If the layout is to have a long useful life solder if you can, and I define "useful life" as at least 10 years existence, although model fishplates don't wear as such they are likely to weaken their grip with time. DCC does not like poor connections.

    Jim
     
  13. Walkingthedog

    Walkingthedog Full Member

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    Droppers every section are the way to go. I have done so on my small ish O gauge layout.
     
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  14. Walkingthedog

    Walkingthedog Full Member

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  15. Andy_Sollis

    Andy_Sollis Full Member

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    I’m struggling to understand this? Are we therefore saying if we had a simple oval of track above the board we should have an insulated fishplate installed to stop the full circuit?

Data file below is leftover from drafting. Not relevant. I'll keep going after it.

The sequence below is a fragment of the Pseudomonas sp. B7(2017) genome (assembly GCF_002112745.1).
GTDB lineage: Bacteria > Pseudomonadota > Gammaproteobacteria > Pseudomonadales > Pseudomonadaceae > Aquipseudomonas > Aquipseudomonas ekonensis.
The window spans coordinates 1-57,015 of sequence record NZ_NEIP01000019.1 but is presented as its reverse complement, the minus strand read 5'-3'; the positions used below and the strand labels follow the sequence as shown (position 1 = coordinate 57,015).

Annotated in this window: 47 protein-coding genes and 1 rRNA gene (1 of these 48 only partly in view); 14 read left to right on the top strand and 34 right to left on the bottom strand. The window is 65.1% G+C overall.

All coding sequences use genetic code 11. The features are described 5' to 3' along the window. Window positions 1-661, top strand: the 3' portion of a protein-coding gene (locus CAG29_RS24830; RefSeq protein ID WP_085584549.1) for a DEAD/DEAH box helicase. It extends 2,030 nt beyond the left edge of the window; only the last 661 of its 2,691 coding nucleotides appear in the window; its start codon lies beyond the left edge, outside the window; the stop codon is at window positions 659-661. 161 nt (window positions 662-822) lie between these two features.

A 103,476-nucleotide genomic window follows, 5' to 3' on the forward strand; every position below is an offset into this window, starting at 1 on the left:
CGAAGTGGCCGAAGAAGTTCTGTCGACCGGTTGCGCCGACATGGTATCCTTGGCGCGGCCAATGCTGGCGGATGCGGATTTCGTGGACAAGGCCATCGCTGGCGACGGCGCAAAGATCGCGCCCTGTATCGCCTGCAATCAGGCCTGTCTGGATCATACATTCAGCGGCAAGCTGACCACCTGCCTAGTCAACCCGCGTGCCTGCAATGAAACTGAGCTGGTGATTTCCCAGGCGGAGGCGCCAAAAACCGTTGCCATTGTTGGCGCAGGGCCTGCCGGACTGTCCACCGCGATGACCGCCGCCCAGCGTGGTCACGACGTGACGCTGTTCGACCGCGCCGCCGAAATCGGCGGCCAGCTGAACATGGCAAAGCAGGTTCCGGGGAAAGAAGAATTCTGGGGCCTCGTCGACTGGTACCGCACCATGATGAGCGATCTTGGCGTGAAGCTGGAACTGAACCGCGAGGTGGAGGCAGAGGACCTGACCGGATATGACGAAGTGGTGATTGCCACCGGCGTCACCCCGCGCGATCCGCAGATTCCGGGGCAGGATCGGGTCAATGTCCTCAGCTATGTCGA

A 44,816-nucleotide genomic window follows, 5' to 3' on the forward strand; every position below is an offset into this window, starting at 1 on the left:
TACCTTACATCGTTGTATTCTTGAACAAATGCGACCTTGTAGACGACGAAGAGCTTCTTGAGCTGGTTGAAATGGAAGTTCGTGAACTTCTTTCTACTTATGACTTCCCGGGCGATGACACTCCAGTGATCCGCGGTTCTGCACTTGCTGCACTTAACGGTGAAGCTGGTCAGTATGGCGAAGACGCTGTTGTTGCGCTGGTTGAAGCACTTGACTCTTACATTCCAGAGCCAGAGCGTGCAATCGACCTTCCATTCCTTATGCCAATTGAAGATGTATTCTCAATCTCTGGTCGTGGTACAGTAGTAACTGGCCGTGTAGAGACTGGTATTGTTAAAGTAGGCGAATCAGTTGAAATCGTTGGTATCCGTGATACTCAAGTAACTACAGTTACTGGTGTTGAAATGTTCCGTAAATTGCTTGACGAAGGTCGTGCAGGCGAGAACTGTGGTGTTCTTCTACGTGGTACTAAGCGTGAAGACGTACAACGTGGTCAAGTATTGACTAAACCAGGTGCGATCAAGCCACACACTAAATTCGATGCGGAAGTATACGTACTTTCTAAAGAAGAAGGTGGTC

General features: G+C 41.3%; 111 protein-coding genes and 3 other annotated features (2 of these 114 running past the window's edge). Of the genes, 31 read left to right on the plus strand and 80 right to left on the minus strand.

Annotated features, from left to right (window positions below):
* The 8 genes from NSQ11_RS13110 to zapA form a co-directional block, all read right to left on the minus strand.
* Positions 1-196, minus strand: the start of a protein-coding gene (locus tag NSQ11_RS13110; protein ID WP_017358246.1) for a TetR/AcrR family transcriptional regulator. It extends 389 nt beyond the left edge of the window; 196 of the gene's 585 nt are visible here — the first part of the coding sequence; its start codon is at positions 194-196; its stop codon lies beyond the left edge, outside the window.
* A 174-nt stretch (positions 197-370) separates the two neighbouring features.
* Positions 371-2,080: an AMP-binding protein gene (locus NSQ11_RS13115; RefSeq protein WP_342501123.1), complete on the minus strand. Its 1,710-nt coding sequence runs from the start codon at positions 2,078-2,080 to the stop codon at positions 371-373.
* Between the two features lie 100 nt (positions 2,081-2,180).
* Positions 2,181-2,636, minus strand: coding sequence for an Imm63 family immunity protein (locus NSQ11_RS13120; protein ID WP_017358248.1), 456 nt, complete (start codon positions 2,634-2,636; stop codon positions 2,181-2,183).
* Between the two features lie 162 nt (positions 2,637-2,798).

I don’t see the difference between a circle bus below the board cos as soon as it’s connected via any droppers, the one above (track) does the same? :scratchchin:


    And as to twisting, I was never told by my electrics teacher there was ever an issue.. coiling would be the issue as that causes induction if I recall correct, ie starting to form an electromagnet.

    Food for thought? :cheers:
     
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  16. Jim Freight

    Jim Freight Full Member

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    I have multiple busses because I have split it into districts for ease of fault detection, but the longest are probably about 7 to 8m long without issues.

    That's another thing that seems to be overlooked in the theoretical information I have found, the buss and the track are parallel paths connected at intervals making a ladder of wiring, and then you load it with an electrical noise generator called a loco which as it moves varies the electrical paths, remarkably it still works, providing your loco is in good order. :scratchchin:

    Jim
     
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  17. Jim Freight